# Using the Sandwich Theorem

• February 5th 2013, 02:55 PM
sakuraxkisu
Using the Sandwich Theorem
Suppose that the sequence (a_n) converges to 0 and (b_n) is bounded. Use the Sandwich Theorem to prove that (a_n)(b_n) converges to 0.

I know that, since (b_n) is bounded, it is convergent to a limit L. But I'm not sure how to use the Sandwich Theorem to prove the product converges to 0 - any help would be greatly appreciated!
• February 5th 2013, 03:08 PM
Plato
Re: Using the Sandwich Theorem
Quote:

Originally Posted by sakuraxkisu
Suppose that the sequence (a_n) converges to 0 and (b_n) is bounded. Use the Sandwich Theorem to prove that (a_n)(b_n) converges to 0.
I know that, since (b_n) is bounded, it is convergent to a limit L. But I'm not sure how to use the Sandwich Theorem to prove the product converges to 0 - any help would be greatly appreciated!

That is a false claim.

It is true that $\exists B>0$ such that $(\forall n)[|b_n|\le B]~.$

If $\epsilon>0$ then $(\exists N>0)(\forall n\ge N)\left[|a_n|<\frac{\epsilon}{B}\right]$.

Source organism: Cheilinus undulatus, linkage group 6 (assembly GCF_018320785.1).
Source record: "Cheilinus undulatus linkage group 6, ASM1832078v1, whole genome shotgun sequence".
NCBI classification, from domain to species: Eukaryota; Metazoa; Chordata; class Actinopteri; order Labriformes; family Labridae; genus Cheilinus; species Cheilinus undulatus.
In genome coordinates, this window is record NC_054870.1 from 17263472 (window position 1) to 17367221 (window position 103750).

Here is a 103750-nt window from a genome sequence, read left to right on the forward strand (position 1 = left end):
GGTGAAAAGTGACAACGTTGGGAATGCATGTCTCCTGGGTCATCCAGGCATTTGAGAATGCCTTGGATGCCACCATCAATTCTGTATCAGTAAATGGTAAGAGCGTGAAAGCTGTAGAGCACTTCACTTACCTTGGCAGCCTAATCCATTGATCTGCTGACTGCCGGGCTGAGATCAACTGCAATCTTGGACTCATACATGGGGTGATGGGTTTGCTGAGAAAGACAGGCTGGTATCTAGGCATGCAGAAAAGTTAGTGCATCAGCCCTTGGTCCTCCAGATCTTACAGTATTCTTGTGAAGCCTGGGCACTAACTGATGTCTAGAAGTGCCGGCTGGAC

Now you finish.
• February 5th 2013, 11:49 PM
sakuraxkisu
Re: Using the Sandwich Theorem
Hi, thank you for your reply. Sorry about the mistake! I was wondering, would you perhaps be able to explain how the Sandwich Theorem can be used to prove this? Thanks :)
• February 6th 2013, 03:46 AM
Plato
Re: Using the Sandwich Theorem
Quote:

Originally Posted by sakuraxkisu
Hi, thank you for your reply. Sorry about the mistake! I was wondering, would you perhaps be able to explain how the Sandwich Theorem can be used to prove this?

There is no reason to use the Sandwich Theorem.
If you must, I don't see right now.
• February 6th 2013, 05:26 AM
emakarov
Re: Using the Sandwich Theorem
Quote:

Originally Posted by sakuraxkisu
I was wondering, would you perhaps be able to explain how the Sandwich Theorem can be used to prove this?

Consider $c_n=0$ and $d_n=B|a_n|$ where $|b_n|\le B$ for all n. Show that $c_n\le |a_nb_n|\le d_n$.